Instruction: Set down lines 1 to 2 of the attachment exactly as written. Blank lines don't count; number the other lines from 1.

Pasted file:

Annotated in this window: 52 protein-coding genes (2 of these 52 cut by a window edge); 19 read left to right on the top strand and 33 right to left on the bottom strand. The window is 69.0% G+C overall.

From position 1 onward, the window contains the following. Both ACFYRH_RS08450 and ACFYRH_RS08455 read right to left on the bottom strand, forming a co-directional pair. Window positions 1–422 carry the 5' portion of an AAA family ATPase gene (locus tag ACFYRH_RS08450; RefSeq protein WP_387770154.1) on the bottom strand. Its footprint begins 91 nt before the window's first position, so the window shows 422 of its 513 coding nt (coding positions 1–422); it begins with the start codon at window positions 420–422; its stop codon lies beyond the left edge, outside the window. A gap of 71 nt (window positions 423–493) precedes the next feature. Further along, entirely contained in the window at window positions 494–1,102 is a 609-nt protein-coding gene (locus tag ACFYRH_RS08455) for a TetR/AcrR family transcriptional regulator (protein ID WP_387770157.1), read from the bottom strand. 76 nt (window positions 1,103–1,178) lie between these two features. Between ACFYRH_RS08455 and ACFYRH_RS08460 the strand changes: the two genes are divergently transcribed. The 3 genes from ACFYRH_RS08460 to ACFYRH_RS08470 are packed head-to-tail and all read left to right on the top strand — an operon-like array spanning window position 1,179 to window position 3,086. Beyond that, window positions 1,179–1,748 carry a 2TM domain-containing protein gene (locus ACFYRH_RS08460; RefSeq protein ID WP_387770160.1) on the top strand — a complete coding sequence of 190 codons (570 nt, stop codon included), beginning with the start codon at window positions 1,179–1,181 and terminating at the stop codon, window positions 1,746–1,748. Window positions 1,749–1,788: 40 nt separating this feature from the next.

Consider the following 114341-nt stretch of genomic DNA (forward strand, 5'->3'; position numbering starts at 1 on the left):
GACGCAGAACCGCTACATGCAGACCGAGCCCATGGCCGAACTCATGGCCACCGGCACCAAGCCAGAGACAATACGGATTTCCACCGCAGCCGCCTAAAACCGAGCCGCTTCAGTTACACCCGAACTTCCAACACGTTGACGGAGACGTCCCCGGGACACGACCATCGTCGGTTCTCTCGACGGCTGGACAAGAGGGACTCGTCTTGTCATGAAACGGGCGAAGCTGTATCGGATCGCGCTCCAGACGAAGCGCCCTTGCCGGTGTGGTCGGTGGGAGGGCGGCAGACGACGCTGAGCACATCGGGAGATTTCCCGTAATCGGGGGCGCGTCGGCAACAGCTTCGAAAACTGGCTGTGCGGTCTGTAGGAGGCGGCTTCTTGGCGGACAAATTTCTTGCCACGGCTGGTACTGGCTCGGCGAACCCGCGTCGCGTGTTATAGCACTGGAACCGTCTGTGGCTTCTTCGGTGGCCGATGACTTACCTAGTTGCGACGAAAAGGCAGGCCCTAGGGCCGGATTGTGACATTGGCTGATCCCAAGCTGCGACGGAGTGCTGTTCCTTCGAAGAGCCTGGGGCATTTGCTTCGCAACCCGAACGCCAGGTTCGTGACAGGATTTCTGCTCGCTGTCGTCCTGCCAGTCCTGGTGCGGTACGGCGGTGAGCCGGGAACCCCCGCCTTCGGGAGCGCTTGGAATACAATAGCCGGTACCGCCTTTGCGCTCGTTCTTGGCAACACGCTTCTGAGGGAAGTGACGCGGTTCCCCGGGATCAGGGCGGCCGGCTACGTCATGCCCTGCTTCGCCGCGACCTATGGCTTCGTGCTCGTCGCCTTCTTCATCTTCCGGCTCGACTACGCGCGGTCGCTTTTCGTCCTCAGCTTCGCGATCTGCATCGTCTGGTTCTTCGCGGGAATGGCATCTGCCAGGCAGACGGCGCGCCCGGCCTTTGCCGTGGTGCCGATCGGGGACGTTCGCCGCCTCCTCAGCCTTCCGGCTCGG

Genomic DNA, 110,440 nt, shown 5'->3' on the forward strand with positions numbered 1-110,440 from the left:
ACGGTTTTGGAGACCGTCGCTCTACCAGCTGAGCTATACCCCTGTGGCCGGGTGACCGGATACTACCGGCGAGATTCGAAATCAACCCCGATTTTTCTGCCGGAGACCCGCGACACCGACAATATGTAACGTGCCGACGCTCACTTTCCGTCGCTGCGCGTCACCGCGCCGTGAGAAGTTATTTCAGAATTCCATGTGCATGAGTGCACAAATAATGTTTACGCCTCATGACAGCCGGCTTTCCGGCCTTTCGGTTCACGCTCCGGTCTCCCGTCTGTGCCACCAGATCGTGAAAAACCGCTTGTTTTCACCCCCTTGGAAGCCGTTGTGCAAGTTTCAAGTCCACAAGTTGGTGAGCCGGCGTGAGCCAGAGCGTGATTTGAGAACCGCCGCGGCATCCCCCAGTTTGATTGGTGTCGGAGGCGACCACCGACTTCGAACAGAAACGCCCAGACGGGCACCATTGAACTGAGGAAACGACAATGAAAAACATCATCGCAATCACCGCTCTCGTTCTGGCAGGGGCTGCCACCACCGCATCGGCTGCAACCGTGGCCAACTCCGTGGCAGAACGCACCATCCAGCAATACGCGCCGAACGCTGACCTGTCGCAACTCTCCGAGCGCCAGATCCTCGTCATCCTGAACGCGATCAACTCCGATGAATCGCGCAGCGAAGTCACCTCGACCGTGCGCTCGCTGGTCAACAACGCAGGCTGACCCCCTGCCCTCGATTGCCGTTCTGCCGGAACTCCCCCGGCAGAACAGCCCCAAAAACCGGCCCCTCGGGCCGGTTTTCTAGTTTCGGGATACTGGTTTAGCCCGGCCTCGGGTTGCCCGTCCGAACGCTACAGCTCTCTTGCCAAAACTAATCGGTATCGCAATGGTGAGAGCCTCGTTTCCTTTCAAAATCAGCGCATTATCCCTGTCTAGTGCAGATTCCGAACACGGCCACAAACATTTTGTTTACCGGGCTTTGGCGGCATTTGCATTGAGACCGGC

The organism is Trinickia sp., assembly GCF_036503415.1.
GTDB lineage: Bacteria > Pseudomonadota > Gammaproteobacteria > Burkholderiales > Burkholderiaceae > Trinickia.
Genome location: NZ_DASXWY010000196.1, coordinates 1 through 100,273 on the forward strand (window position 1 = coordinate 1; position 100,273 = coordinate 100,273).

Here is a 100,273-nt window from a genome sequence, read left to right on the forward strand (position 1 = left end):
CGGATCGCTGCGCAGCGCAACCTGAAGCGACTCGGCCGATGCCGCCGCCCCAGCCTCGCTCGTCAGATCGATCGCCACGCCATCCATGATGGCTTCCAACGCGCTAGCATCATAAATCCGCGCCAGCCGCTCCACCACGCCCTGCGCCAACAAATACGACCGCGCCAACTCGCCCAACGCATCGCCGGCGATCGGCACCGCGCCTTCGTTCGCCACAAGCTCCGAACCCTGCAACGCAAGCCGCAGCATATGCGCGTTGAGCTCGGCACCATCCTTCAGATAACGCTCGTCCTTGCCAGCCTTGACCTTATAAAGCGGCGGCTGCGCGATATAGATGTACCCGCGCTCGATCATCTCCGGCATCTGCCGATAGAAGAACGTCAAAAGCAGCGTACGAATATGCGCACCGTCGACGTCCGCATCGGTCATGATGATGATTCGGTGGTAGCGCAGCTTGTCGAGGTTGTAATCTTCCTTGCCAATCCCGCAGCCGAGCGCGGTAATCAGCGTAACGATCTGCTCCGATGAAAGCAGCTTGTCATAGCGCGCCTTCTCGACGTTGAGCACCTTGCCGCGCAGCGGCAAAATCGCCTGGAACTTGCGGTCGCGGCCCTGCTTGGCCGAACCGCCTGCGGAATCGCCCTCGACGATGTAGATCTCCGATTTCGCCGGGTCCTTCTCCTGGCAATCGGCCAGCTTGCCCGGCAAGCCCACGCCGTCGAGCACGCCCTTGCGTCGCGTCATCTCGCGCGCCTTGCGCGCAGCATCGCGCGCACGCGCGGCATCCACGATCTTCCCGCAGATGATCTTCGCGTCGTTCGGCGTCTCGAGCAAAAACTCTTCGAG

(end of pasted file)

Annotated in this window: 52 protein-coding genes (2 of these 52 cut by a window edge); 19 read left to right on the top strand and 33 right to left on the bottom strand. The window is 69.0% G+C overall.

From position 1 onward, the window contains the following. Both ACFYRH_RS08450 and ACFYRH_RS08455 read right to left on the bottom strand, forming a co-directional pair. Window positions 1–422 carry the 5' portion of an AAA family ATPase gene (locus tag ACFYRH_RS08450; RefSeq protein WP_387770154.1) on the bottom strand. Its footprint begins 91 nt before the window's first position, so the window shows 422 of its 513 coding nt (coding positions 1–422); it begins with the start codon at window positions 420–422; its stop codon lies beyond the left edge, outside the window. A gap of 71 nt (window positions 423–493) precedes the next feature. Further along, entirely contained in the window at window positions 494–1,102 is a 609-nt protein-coding gene (locus tag ACFYRH_RS08455) for a TetR/AcrR family transcriptional regulator (protein ID WP_387770157.1), read from the bottom strand. 76 nt (window positions 1,103–1,178) lie between these two features. Between ACFYRH_RS08455 and ACFYRH_RS08460 the strand changes: the two genes are divergently transcribed. The 3 genes from ACFYRH_RS08460 to ACFYRH_RS08470 are packed head-to-tail and all read left to right on the top strand — an operon-like array spanning window position 1,179 to window position 3,086. Beyond that, window positions 1,179–1,748 carry a 2TM domain-containing protein gene (locus ACFYRH_RS08460; RefSeq protein ID WP_387770160.1) on the top strand — a complete coding sequence of 190 codons (570 nt, stop codon included), beginning with the start codon at window positions 1,179–1,181 and terminating at the stop codon, window positions 1,746–1,748. Window positions 1,749–1,788: 40 nt separating this feature from the next.